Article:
At the hearing you will confirm your plea and the prosecutor will outline the case against you. The judge or magistrates will ask if you want to address the court. This is your chance to make your statement giving your reasons, and, especially if you don’t have much money, remind the judge of your financial circumstances. They will then pass sentence: this will almost always be a conditional discharge for 6 or 9 months. The prosecutor will then ask for costs (see below). The judge can reduce the costs, and you can ask for time to pay. When these arrangements have been made you’ll be free to leave court.
Plea hearings – not guilty plea
The purpose of the plea hearing if you are pleading not guilty is to set a date for your trial, and so you should take with you a note of any dates in the next two or three months you can’t attend. Before the hearing starts you’ll be asked to fill in a Preparation for Effective Trial form (search for ‘magistrates court PET form.pdf’ – it’s a good idea to familiarise yourself with the defendant’s parts of this form, perhaps complete it ahead of time and take it with you) which will be handed to the judge or magistrates.
8.4 is where you briefly identify your disagreement with the prosecutions case. You might say ‘I was exercising my right to protest in a reasonable and proportionate way’ or ‘I blocked the gate to prevent the catastrophe of a new coal mine opening’ or ‘I was sitting in the road for 30 minutes which is a reasonable exercise of my right to protest’. 8.5 asks if you will produce a Defence Statement – we suggest that you do (see below). Section 11 asks about defence witnesses, but sadly witnesses who are experts in climate science are almost never called to give evidence because the prosecution never challenges us on the climate science and will not want to cross examine them. So specialist defence evidence is usually given on paper, and that is worth doing. But it probably won’t be worth asking an expert climate witness to book the day off for your trial, and the same often applies to character witnesses – they may not be called for cross-examination and their evidence will usually be on paper.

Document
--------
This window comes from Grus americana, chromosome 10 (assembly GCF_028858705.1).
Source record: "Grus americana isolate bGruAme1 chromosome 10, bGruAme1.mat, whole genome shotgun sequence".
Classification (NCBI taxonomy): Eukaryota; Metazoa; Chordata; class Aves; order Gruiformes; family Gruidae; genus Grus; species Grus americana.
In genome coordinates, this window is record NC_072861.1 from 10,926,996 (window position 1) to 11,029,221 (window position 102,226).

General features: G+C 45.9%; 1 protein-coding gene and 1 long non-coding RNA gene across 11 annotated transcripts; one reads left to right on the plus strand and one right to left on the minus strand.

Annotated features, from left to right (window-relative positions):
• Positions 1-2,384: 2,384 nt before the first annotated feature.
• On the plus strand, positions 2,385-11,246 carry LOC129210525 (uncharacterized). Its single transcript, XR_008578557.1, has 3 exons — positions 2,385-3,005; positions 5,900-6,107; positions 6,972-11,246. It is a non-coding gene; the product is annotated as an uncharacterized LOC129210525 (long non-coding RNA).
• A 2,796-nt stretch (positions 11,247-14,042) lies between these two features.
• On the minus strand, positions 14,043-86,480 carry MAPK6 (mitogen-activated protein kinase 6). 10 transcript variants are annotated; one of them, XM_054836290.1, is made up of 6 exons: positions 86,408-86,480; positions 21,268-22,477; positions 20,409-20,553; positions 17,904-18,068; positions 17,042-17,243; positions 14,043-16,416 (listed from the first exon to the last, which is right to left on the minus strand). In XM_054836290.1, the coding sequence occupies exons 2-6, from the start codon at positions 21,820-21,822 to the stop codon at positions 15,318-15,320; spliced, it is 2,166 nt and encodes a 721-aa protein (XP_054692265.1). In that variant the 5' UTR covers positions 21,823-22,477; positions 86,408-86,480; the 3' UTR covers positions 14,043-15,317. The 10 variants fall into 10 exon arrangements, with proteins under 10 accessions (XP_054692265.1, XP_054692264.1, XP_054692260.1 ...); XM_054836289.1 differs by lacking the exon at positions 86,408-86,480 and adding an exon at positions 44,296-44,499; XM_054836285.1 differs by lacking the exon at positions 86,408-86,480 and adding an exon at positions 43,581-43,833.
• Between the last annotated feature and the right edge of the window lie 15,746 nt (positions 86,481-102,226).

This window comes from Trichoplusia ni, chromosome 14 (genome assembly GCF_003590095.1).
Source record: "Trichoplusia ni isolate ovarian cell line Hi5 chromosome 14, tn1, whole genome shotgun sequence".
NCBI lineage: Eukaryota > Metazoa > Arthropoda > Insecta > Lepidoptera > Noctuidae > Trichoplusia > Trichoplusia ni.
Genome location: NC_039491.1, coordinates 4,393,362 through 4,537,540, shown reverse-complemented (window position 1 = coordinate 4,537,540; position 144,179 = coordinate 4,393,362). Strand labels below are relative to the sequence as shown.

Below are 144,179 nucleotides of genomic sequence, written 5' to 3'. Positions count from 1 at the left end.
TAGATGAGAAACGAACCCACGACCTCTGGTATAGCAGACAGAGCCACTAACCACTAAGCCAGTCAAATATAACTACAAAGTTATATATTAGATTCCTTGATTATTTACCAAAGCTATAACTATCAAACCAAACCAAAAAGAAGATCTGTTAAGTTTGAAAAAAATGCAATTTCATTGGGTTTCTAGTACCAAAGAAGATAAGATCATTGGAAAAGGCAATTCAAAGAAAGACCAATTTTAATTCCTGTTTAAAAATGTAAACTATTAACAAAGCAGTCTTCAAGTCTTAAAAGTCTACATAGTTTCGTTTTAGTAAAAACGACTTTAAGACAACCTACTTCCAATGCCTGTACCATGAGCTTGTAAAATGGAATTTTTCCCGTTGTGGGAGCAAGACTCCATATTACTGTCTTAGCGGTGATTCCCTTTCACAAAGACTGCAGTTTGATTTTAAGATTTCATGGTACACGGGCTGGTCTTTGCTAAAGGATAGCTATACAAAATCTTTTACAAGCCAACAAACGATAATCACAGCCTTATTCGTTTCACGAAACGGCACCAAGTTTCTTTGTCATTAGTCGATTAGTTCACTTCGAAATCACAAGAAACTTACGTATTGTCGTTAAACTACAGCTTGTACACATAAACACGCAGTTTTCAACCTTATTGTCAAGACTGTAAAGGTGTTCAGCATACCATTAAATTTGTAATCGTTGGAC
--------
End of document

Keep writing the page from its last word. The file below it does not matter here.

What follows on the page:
If you are pleading not guilty you won’t get to make a statement during the plea hearing. The judge, prosecutor and clerk will look at the PET form and estimate the trial length, and find a half day (or longer) that suits everyone, including you. They may also group rebels into joint trials, which tend to take longer than solo trials. Then you’ll be bailed (or sometimes adjourned) to the new date. Again, it’s not usually necessary to have a lawyer represent you at the plea hearing.
The trial - court procedure
A couple of practical points: